New York sues cash advance provider Yellowstone for $1.4 billion, alleges predatory lending

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Written By Pinang Driod

© Reuters. FILE PHOTO: New York Attorney General Letitia James speaks to the press outside New York State Supreme Court in the Manhattan borough of New York City, U.S., October 25, 2023. REUTERS/Mike Segar/File Photo

By Jonathan Stempel

NEW YORK (Reuters) – New York Attorney General Letitia James sued the cash advance provider Yellowstone Capital for $1.4 billion on Tuesday, saying it ran a large-scale predatory lending operation that charged “sky-high” interest rates on fraudulent loans.

The complaint accused Yellowstone, now known as Delta Bridge Funding or Cloudfund, of falsely stating they would buy specified percentages of merchants’ future revenue, known as receivables, while giving merchants the flexibility to pay off advances over longer periods if business slowed down.

James said the defendants instead debited fixed sums from merchants’ bank accounts over short periods, typically 60 or 90 business days, resulting in “unconscionable” effective interest rates that regularly reached triple digits and have hit 820%.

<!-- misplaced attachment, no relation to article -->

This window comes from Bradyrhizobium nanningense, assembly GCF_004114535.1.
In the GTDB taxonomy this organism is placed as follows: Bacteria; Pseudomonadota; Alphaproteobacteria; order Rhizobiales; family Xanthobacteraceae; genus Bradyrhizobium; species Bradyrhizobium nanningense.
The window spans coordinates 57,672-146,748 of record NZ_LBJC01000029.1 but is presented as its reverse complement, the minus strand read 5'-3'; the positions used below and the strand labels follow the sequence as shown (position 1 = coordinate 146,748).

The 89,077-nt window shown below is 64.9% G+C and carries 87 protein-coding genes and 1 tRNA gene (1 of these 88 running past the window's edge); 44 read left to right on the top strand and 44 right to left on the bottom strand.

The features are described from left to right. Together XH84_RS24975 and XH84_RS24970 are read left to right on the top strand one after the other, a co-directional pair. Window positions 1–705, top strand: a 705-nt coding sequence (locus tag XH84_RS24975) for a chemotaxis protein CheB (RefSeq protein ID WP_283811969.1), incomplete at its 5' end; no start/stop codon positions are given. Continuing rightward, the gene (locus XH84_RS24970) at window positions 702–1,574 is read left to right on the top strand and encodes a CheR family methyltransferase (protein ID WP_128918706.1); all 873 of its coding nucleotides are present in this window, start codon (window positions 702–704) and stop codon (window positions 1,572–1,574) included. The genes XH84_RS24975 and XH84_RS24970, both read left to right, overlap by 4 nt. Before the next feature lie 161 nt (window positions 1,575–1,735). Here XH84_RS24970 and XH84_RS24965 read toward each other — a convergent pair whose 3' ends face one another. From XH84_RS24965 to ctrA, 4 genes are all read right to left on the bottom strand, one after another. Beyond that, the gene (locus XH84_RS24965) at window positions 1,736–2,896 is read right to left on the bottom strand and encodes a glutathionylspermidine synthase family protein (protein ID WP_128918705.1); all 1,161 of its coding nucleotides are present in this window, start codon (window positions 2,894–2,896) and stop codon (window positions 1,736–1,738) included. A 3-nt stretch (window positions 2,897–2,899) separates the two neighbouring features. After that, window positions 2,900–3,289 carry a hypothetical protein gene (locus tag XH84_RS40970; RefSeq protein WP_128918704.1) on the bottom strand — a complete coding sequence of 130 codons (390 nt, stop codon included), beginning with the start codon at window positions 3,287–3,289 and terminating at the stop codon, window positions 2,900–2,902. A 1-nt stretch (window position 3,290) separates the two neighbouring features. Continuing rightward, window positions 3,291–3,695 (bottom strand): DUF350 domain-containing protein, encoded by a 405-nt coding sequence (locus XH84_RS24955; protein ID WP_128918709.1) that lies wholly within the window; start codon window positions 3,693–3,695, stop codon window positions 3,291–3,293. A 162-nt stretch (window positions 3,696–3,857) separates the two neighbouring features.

New York’s maximum interest rate that isn’t considered usurious is 16%.

James said City Bakery, a former Yellowstone customer near Manhattan’s Union Square, closed after 29 years in business in 2019, felled by huge debts to the company and a surprise increase two years earlier in its payment obligations.

Lawyers for Yellowstone and Delta Bridge did not immediately respond to requests for comment on behalf of the 37 corporate and individual defendants in James’ 281-page complaint.

The lawsuit filed in a New York state court in Manhattan seeks to recoup illegal interest and fees, impose a $5,000 civil fine for each fraudulent merchant cash advance, and ban Yellowstone co-founder David Glass from the industry.

Five individual defendants settled for $3.37 million and accepted industry bans, James said.

“Small businesses are the foundation of our economy,” James said. “They face severe challenges without also having predatory lenders taking advantage of them.”

Glass and co-defendant Yitzhak Stern co-founded Yellowstone in 2009, the year after Glass pleaded guilty in an insider trading case. He was sentenced to probation.

In 2021, Yellowstone agreed to pay $9.8 million to settle U.S. Federal Trade Commission charges it made unauthorized bank withdrawals and misled businesses about its financing.

Last December, Yellowstone agreed to pay $5.6 million and forgive $21.8 million of debt to resolve claims by New Jersey’s attorney general that it deceived businesses.

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